Multitasking doesn’t save time — it wastes time.

When you try to do two things at once, you either can’t or won’t do either well. If you think multitasking is an effective way to get more done, you’ve got it backward. It’s an effective way to get less done. 

Every time we try to do two or more things at once, we’re simply dividing up our focus and dumbing down all of the outcomes in the process.

“Multitasking is merely the opportunity to screw up more than one thing at a time.”
~ Steve Uzzell

Researchers have found these surprising facts about multitasking:

  • People can actually do two things at once, such as walk and talk, but they can’t focus on two things at once. Their attention actually bounces back and forth.
  • Bounce between one activity and another, and you lose time as your brain reorients to the new task. We lose 28 percent of an average workday to multitasking ineffectiveness.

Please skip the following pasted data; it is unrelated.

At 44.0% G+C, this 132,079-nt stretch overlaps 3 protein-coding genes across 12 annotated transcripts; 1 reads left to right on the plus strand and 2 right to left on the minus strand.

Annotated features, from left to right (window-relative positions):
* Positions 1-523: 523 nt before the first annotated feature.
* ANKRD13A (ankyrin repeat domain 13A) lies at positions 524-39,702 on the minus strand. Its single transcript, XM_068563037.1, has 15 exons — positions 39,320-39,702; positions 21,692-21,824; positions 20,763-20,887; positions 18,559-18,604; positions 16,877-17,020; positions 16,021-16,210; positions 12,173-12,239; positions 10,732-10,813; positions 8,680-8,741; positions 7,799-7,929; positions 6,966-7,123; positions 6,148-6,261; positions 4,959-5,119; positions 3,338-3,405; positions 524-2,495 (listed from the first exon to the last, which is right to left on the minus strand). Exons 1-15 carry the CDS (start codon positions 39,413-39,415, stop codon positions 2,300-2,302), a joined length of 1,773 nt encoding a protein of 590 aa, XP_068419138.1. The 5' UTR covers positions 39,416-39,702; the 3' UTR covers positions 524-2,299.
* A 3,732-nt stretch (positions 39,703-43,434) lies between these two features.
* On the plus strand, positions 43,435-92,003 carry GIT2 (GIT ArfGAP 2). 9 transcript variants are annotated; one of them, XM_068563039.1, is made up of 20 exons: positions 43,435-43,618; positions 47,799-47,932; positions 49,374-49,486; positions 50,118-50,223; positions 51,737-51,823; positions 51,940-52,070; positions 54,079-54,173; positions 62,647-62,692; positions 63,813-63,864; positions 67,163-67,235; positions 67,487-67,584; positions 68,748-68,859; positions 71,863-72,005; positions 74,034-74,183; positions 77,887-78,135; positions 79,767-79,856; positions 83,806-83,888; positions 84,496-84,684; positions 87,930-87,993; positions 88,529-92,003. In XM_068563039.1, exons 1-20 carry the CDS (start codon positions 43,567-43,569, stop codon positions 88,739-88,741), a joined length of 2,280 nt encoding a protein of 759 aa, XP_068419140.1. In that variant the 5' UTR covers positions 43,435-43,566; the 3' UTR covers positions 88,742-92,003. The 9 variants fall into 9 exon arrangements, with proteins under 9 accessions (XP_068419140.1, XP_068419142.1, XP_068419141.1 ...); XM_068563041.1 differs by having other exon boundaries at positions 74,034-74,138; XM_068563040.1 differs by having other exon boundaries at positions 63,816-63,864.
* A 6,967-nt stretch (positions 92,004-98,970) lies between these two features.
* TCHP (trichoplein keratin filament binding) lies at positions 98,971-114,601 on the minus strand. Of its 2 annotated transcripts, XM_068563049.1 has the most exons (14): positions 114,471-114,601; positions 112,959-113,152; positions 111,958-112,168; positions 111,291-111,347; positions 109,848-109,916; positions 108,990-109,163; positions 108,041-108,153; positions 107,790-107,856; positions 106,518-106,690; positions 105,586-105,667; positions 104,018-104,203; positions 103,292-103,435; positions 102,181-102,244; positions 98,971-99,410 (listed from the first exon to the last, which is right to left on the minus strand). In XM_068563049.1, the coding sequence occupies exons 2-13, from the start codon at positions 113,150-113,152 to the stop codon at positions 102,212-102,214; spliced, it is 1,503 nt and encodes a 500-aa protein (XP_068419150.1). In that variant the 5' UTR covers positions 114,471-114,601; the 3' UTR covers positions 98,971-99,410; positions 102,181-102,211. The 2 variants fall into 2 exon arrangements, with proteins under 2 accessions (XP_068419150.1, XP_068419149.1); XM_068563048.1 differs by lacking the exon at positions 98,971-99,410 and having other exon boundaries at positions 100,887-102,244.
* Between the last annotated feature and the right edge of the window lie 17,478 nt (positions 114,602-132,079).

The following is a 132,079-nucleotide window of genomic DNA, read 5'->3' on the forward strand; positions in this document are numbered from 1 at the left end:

• The more time you spend switched to another task, the less likely you are to get back to your original task. (This is how loose ends pile up.)
  • Chronic multitaskers develop a distorted sense of how long it takes to do things. They almost always believe tasks take longer to complete than is actually required.
  • Multitaskers make more mistakes than non-multitaskers. They often make poorer decisions because they favor new information over old, even if the older information is more valuable.
  • Multitaskers experience more life-reducing, happiness-squelching stress.

Distraction undermines results. When you try to do too much at once, you can end up doing nothing well. Figure out what matters most in the moment and give it your undivided attention.

In this episode, Jesse shares what he’s learned from chapter 5 of the book The ONE Thing and provides examples of applying the lessons. His personal tips include:

  • Jedi mind training (also known as mindfulness meditation) to improve focus and resist distraction,
  • Minimal smartphone notifications,
  • Going off-grid for deep work, and
  • Email hacks to minimize distractions.

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